Microsoft Exec Says Google Doesn’t Understand Enterprise Web Apps

Getty Images / Justin SullivanGoogle’s annual I/O developer conference is next week, and it usually includes a few sessions on how enterprises are ditching Microsoft Office in favour of Google Apps For Business, its suite of subscription-based Web productivity apps.  

So Microsoft is once again boasting about how it knows enterprise customers much better than Google does.

On Wednesday, Michael Atalla, director of product marketing for Office 365, Microsoft’s cloud based apps suite, told TechCrunch his company’s enterprise background gives it the “broadest vision of productivity” of any vendor out there.

Atalla described Google Apps as primarily browser-based and consumer-focused. Microsoft, on the other hand, “deeply understands that businesses need capabilities that go beyond consumer needs,” Atalla told Techcrunch.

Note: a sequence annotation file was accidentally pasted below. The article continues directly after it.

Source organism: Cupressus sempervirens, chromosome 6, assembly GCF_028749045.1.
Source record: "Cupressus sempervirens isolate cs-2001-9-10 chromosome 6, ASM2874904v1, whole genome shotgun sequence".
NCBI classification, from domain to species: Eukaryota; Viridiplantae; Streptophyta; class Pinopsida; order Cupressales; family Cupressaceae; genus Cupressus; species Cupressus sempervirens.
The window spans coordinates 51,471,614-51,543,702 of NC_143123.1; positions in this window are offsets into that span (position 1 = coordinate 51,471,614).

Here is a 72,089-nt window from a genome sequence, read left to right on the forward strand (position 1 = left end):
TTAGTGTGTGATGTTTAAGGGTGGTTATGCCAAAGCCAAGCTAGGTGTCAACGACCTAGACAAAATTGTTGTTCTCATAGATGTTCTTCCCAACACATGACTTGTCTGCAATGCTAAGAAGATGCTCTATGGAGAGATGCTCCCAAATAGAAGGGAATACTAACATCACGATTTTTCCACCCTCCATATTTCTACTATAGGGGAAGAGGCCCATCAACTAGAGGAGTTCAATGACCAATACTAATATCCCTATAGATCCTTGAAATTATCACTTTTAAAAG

Microsoft Office is still the dominant on-premise productivity software in enterprises, but the picture around Office 365 is murkier.

In its third-quarter earnings last month, Microsoft said Office 365 is on course to become a $1 billion business this year. Microsoft also said Office 365 subscriptions are growing and that 25 per cent of its enterprise customers are using it.

However, Microsoft still isn’t saying exactly how many Office 365 users it has. Google says it has 5 million paying customers for Google Apps For Business.

At I/O, Google will continue making the case that enterprises are flocking to its platform.

One I/O session, titled “Introducing a New Way to Administer Businesses on Google”, will highlight how Google is helping enterprise admins and developers build apps more easily.

Another, titled “Our Maps, Your Business: A Step by Step Guide to Making the Most of Our Enterprise Products”, covers Google’s enterprise products and how they use location based services.

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